It was reported yesterday that USAID has just launched a new five-year $9 million program to support Cambodian Civil Society Organisations (New program to benefit civil society). While this is indeed welcoming news, signalling a major donor’s commitment to continue to foster Cambodian civil society amidst recent political turmoil, it is also important to take this opportunity to address one of the most significant barriers facing these organisations when they wish to apply for grants (I will refer to them collectively in this article using the common abbreviation “NGOs”).
Despite the Khmer language being the official language of Cambodia, the dominance of foreign donors and their aid has made English the primary language in the development sector. Language continues to be a major obstacle for local NGOs who need to maintain and foster their relationship with their donor partners. Despite efforts by some donor organisations to “localise“ their operations in Cambodia, most written communication between them and their local partners continue to be carried out exclusively in English. This applies to the entire process of project management, from initial grant application, to the various reports one must produce throughout the life of these projects.
One of the immediate consequences of this phenomenon is that most NGOs engaging with foreign donors in Cambodia would require having at least one or more western staff. Their job titles range from the impressive sounding “adviser” and “consultant” to “volunteer” or “intern”. Their primary function is often to edit or draft funding proposals and project reports, most of them will only be produced in English, to fit the donors’ requirements. This is certainly not restricted to USAID, as other major international donors engaging in Cambodia have the same requirements, including the EU, Australia, most international NGOs and UN funding opportunities.
My experience and observation has been mostly confined to local human rights and democracy development NGOs where the “revolving door” of international interns and paid advisers means most would stay in a local NGO for a duration of between 6 to 24 months. Strong anecdotal evidence also exists to suggest this is also the case in other development sectors. This is often necessary because of the local NGOs’ inability to adequately meet the donors’ strict language requirements. In most large donor programs, funding is determined through a two-step assessment process. Firstly, the concept note, where the organisation describes the “concept” of its proposed project to the donor. If the concept note meets the assessment criteria, then the donor would normally require a full proposal detailing specific activities and line-by-line budget for the proposed project. Donors have different requirements for this initial concept paper, usually ranging from two to five pages in length, but the aim remains to allow the donor the ability to assess the project proposed quickly and efficiently, without needing to spend a lot of time and resources shortlisting promising proposals. This efficiency also benefits the local NGOs developing the proposal, as there is simply no point drafting a 70-plus-page proposal without knowing there is a good chance for success.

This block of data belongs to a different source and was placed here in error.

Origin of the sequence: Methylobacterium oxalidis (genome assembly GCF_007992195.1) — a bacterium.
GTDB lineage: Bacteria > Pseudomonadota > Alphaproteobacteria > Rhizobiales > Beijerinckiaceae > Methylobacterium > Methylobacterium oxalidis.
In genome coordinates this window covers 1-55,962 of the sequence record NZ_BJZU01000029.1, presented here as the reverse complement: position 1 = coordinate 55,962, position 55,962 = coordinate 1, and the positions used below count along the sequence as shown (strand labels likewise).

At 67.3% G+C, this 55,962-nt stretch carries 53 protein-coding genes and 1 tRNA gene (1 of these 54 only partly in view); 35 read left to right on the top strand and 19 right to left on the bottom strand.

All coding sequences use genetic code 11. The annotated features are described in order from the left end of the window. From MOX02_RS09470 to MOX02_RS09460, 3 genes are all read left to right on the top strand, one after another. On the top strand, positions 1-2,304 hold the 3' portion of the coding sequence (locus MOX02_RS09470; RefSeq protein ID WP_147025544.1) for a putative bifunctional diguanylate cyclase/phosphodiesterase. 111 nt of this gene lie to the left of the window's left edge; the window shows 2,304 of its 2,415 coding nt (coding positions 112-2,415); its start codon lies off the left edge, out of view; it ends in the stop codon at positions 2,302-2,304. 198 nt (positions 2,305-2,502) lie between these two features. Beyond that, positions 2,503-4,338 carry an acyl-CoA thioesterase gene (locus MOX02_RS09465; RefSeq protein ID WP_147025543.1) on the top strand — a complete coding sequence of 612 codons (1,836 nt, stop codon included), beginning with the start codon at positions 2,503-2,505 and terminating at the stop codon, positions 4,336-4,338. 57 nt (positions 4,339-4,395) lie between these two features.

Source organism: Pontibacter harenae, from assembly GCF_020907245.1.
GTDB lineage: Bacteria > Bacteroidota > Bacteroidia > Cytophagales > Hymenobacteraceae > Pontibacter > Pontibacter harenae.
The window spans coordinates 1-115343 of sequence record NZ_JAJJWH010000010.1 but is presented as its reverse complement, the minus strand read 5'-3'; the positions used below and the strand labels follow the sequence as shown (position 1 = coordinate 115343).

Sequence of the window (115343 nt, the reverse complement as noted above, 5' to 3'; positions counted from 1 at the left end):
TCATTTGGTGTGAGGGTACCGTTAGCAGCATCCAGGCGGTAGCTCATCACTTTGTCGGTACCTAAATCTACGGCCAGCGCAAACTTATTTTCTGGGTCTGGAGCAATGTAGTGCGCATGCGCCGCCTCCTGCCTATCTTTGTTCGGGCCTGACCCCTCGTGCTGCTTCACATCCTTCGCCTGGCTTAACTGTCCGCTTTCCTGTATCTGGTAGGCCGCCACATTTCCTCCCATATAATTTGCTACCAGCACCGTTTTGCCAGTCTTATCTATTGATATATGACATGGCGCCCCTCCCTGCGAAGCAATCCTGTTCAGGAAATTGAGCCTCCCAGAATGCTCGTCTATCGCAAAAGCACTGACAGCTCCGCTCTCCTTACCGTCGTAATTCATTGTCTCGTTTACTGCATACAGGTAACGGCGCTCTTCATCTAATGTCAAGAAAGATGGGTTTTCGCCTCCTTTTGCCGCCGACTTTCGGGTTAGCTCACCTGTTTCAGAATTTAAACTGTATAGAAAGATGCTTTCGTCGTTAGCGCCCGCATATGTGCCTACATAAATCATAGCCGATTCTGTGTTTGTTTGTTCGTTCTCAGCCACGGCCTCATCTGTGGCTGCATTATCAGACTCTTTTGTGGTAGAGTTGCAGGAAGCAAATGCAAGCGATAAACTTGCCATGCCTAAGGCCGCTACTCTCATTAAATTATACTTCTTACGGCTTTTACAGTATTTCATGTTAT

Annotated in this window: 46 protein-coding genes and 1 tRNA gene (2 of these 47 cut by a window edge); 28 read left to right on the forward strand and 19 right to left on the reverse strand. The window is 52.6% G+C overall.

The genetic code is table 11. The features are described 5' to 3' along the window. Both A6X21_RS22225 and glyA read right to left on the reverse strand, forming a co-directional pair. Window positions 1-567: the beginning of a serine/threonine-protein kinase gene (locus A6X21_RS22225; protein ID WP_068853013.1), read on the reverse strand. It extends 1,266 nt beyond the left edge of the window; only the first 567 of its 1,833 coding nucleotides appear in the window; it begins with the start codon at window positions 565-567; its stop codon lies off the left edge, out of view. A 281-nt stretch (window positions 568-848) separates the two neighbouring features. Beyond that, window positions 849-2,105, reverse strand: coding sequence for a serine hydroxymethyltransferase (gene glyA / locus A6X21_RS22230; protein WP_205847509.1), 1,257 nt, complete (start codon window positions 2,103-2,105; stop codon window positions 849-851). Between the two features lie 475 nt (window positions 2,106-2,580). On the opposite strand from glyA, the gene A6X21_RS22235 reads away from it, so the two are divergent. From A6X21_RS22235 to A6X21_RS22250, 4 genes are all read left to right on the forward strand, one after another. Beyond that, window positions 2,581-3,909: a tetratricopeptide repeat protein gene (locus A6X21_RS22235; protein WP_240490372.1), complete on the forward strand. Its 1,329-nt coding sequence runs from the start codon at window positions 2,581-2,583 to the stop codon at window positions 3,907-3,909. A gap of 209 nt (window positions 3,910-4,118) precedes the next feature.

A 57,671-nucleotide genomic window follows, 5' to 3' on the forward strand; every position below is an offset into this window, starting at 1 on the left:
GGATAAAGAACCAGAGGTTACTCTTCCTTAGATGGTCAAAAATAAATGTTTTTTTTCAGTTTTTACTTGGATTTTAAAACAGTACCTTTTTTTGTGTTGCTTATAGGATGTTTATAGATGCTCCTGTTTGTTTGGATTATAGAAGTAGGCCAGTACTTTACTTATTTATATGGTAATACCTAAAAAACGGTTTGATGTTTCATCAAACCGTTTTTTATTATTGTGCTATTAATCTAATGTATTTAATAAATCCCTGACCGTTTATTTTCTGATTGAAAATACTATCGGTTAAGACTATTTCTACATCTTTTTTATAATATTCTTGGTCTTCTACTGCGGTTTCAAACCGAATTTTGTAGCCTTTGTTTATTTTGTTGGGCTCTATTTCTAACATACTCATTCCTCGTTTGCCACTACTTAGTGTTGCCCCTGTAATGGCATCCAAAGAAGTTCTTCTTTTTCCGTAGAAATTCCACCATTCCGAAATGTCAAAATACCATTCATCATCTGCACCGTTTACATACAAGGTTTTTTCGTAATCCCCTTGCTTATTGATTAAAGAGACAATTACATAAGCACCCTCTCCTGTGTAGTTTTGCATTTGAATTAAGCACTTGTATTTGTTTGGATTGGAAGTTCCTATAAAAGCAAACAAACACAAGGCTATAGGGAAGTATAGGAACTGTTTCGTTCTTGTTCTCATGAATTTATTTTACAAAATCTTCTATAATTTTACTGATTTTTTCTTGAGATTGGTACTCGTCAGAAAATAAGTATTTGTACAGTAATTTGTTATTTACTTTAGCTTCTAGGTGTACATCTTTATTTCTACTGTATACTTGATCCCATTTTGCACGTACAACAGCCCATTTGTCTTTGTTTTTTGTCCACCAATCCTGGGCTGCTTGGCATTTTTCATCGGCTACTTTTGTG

Having said that, the importance of the concept paper cannot be overstated. The ability to successfully describe and “sell” a project in a succinct manner is often the key to win the large coveted grant from the donor. However, this skill requires a very high capacity of English, which is often only possessed by native English speakers or those who have completed advanced tertiary studies in English. Not only are proposals lengthy, with some Eu and USAID award documents totalling over 150 pages, they often contain very technical jargon that does not exist in the Khmer language.